Director continues to borrow money from limited company, resulting in inability to pay staff. Does this constitute a legal ground for suspension in the Netherlands?

It is not uncommon for a company to have two directors who are also shareholders. Because resolutions have to be passed by a majority of votes, the risk of a deadlock is ever-present. The suspension of one of the directors can break the deadlock, but how does a suspension work? Dutch corporate lawyer Hidde Reitsma explains.

Request for suspension in interlocutory proceedings

A request for suspension can only be granted by the court if there are sufficient grounds to suspend the director in question. The basic principle is that a legal person and its directors should behave towards one another in accordance with the criteria of reasonableness and fairness (Section 2:8 of the Dutch Civil Code). A director may be suspended if there is a compelling reason to do so and the company cannot reasonably be expected to allow the director to continue his duties.

Deadlock between shareholders

A judge in interlocutory proceedings recently ordered that one of the two directors of a publishing company be suspended with immediate effect. A deadlock had occurred within the company due to the fact that both director-shareholders had equal voting rights. It was therefore not possible to achieve the majority of votes needed to pass resolutions that were put forward by one shareholder, but objected to by the other shareholder. Director-shareholder B (hereinafter: director B) wanted to break this deadlock by having director A suspended as a director. He initiated interlocutory proceedings.

Serious administrative backlog

What was the background to this case? Both directors were in the habit of making monthly withdrawals from the business account in addition to their salaries, as if it were a current account relationship. At a certain point, director B noticed the disproportionate number of withdrawals being made in comparison to the company’s liquid assets The assets of a Dutch company reflect the value of all that the company possesses
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. In addition, significant tax liabilities had arisen due to a serious backlog in the company’s financial administration.

Demand to cease withdrawals

Director B immediately stopped making the informal withdrawals, but director A did not take the matter too seriously and simply continued. A warning issued by director B for director A to cease the withdrawals and to supply funds to reduce the current account debt had no effect. Matters even got to the stage that the company was unable to pay its employees after director A had made additional withdrawals in a specific month.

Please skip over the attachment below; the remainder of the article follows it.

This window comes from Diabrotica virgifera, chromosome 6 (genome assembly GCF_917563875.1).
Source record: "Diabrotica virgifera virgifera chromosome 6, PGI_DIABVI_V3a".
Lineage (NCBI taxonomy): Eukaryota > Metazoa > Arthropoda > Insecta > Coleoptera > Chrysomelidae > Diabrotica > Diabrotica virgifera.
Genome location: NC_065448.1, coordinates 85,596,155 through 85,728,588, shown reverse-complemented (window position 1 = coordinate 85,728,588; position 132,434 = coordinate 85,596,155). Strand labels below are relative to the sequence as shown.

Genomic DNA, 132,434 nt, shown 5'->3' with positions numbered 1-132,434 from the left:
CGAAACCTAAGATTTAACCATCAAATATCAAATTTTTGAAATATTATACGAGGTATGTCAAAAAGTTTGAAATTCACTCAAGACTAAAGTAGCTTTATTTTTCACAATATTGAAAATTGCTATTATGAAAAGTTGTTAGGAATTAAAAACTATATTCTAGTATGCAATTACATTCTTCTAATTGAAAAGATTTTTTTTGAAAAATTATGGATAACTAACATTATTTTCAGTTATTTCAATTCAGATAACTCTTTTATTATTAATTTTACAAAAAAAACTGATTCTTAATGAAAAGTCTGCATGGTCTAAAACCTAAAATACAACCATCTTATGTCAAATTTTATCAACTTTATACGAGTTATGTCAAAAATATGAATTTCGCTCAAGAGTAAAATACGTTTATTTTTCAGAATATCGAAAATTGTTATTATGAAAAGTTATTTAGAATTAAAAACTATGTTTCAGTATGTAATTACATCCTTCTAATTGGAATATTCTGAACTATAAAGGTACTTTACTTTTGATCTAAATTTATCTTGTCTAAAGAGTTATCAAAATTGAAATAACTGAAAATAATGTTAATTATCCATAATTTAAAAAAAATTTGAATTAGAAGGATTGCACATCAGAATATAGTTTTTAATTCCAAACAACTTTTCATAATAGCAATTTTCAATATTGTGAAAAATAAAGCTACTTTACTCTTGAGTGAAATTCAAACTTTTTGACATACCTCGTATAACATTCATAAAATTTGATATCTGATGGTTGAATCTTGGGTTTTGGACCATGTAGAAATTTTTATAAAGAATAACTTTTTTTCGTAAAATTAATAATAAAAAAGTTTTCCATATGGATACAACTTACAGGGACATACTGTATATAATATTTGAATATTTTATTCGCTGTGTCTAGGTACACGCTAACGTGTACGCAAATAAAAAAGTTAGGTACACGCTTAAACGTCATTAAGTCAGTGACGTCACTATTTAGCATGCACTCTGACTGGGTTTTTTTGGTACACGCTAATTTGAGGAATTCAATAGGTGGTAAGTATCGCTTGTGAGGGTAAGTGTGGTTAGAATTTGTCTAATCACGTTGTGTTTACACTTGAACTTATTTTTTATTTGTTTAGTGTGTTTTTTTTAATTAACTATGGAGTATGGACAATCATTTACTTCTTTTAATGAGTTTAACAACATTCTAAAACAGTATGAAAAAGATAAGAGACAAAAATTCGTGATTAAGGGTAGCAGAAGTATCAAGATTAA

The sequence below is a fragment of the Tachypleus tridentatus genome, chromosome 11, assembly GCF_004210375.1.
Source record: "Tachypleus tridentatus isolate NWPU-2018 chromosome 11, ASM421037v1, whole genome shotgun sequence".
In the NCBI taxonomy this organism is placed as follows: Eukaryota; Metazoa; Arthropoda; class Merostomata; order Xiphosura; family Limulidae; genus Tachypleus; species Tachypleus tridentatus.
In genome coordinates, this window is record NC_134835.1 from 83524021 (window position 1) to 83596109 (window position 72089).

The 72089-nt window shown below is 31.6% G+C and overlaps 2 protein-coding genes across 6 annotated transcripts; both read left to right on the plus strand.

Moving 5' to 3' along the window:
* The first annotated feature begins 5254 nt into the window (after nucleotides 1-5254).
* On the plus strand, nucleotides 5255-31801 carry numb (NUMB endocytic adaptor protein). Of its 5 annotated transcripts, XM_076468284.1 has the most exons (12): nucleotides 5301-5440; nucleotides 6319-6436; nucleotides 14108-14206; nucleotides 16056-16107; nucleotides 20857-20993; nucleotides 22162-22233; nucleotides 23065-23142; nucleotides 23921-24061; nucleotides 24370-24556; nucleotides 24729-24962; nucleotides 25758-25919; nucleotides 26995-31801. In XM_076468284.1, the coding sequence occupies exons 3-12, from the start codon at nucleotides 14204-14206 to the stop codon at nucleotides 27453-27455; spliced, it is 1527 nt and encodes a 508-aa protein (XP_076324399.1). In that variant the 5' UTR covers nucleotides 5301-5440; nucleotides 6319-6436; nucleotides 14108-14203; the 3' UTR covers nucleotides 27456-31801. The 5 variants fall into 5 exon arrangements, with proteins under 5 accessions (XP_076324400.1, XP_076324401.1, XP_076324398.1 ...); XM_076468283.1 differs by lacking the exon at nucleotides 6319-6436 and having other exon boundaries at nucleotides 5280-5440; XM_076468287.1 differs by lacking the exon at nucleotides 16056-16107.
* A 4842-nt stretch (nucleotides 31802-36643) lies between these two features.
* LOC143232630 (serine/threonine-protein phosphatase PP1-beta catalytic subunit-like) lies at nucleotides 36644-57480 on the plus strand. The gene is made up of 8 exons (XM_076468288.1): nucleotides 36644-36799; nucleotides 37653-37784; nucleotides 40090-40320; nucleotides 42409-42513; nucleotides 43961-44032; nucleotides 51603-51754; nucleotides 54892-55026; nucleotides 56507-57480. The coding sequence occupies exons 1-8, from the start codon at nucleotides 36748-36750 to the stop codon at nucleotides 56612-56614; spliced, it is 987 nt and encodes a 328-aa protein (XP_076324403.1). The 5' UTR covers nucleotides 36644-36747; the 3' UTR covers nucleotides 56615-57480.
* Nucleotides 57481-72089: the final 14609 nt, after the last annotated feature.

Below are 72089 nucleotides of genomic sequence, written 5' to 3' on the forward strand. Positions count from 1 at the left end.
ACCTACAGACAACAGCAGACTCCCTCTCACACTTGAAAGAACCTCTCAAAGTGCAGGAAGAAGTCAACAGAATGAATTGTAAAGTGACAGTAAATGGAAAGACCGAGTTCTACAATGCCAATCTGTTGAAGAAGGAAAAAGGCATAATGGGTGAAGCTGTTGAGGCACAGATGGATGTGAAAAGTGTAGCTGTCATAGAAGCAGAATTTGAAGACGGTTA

Lawyer: “Business is financially sound”

During the proceedings, the lawyer representing director A argued that the company was financially sound enough to allow for the withdrawals from the current account. However, the judge in interlocutory proceedings took an entirely different view, as did director B. It was established that the company had large debts and hardly any cash. The financial position of the company did not allow for the continuous (not contractually regulated) withdrawals.

Director failed to change pattern of withdrawals

The judge blamed director A for seemingly failing to understand or acknowledge the gravity of the situation. When confronted with the obvious imbalance between the firm’s financial position and the current account debt, director A did not change the pattern of his withdrawals. The judge considered this in itself sufficient reason for the company to no longer allow him to perform his management duties.

Neglect of management duties: suspension

Additionally, director A had been responsible for the timely provision of financial and administrative documents to the accountant. He seriously neglected this duty, which meant that for a long time the financial position of the company was obscure and the current problems were able to develop. The request for suspension of director A was therefore granted by the court. However, the measure is temporary, that is until 30 June 2019 or as much earlier as the Enterprise Division has pronounced judgment (in inquiry proceedings yet to be initiated).